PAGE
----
Author: Jonathan Humphries, Public Interest Reporter

The first human trials for a groundbreaking ‘vaccine for cancer’ have begun in Liverpool with the first patients recruited.

A team of cancer researchers from Liverpool Head & Neck Centre, The Clatterbridge Cancer Centre, Liverpool University Hospitals and the University of Liverpool are trialling new vaccines that aim to harness a patients own immune system to fight cancer.

Head and neck cancers, which include mouth, throat, tongue and sinus cancers, are particularly difficult to treat and carry a high risk of returning even after successful treatment.

The first UK patient has now been recruited in Liverpool and vaccine production has begun at the Transgene laboratory in France.

More patients will be recruited in coming months, with the aim of administering the first vaccine in a few months, when the usual treatment has been completed.

The Transgene trial will involve around 30 people who have just completed treatment for advanced, but still operable, HPV-negative (not linked to human papilloma virus) squamous cell carcinoma of the head and neck (SCCHN).

How does the vaccine work?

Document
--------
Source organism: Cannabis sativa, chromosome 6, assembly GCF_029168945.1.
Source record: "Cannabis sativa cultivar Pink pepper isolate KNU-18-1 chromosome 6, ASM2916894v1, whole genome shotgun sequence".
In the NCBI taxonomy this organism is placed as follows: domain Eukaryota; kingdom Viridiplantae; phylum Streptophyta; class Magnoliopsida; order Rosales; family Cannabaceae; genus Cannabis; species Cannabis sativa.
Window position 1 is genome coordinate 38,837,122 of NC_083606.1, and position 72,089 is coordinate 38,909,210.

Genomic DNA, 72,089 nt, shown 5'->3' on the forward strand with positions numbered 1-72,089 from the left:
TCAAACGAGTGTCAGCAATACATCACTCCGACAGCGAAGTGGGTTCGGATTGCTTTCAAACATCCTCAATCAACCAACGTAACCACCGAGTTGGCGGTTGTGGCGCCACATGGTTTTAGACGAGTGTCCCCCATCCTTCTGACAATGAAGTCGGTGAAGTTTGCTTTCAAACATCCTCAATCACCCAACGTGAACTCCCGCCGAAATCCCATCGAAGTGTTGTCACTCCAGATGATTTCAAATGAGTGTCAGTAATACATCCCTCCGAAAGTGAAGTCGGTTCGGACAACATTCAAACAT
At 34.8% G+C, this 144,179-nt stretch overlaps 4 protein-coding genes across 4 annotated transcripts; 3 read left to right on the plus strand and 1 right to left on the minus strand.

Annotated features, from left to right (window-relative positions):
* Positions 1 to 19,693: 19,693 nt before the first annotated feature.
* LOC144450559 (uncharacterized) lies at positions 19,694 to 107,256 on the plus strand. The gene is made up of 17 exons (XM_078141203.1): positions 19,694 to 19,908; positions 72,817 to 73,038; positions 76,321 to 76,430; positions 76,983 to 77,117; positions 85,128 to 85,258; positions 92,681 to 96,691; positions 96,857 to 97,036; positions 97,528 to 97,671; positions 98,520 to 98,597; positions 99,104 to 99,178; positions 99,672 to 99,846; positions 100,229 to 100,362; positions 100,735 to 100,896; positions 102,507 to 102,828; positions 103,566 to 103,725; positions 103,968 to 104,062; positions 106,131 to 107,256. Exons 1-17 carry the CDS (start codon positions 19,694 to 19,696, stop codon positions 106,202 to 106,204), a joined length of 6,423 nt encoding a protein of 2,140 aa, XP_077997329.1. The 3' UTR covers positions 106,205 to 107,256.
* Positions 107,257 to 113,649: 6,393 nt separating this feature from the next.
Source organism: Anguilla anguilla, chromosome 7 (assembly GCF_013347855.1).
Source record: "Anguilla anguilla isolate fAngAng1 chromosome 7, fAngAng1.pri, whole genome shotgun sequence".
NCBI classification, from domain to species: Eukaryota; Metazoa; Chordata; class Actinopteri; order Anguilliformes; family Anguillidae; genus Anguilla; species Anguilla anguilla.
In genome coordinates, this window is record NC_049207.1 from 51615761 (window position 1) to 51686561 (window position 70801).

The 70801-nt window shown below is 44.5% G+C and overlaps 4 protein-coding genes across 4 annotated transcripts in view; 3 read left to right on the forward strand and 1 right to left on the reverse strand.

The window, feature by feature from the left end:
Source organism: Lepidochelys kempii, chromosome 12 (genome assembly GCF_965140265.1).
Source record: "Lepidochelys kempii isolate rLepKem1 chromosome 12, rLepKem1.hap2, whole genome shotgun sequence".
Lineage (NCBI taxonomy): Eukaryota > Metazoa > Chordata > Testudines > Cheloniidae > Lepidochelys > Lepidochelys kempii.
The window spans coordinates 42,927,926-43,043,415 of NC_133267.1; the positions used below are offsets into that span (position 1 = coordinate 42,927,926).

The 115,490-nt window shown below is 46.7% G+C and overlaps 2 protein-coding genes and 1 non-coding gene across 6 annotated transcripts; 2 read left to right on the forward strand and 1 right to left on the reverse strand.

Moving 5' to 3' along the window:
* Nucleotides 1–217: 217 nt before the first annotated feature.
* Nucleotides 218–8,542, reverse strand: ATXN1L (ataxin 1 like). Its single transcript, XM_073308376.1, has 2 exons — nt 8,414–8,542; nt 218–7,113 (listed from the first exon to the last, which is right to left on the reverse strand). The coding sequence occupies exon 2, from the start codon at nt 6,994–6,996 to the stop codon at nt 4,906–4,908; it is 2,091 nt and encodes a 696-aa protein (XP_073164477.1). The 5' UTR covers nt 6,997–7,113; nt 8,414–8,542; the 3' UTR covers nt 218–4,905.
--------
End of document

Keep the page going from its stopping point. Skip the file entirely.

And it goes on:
Head and neck cancer can involve many different kinds of gene mutations resulting in the production of new proteins, called ‘neoantigens’, that vary widely between patients.

The Transgene trial aims to produce individualised ‘therapeutic vaccines’, designed to trigger an immune response to the new antigen produced by a particular gene mutation linked to each patient’s own head and neck cancer.

Chief Investigator for the UK trial, Professor Christian Ottensmeier, a Consultant Medical Oncologist at The Clatterbridge Cancer Centre and Professor of Immuno-Oncology at the University of Liverpool, explained the process.

He said: “Cancer develops because of faulty cells.

“Cells in the body are constantly reproducing and sometimes a bit of the genetic code in a cell doesn’t get copied correctly. The new cells develop with faulty genetic code.

“Most of the time, this doesn’t matter because the faulty code doesn’t do anything important.

“Occasionally, however, the faulty code is important. If the body doesn’t spot the error, these faulty cells can continue to reproduce and the person develops cancer.

“The immune system is very good at recognising anything unusual such as viruses and bacteria, and the T-cells trigger antibodies to attack and destroy them.

“Cancer cells can be very good at hiding from the immune system because, apart from the faulty bit of genetic code, they are very similar to healthy cells.

“We are creating a cancer vaccine for each patient by turning the faulty genetic code into an Achilles heel for treatment.

“We already know that the vaccine technology is very effective at waking up the immune system. We hope this means that if the patient develops cells with the same faulty code in the future, their immune system will recognise them straight away and develop antibodies to destroy them before they develop into cancer.”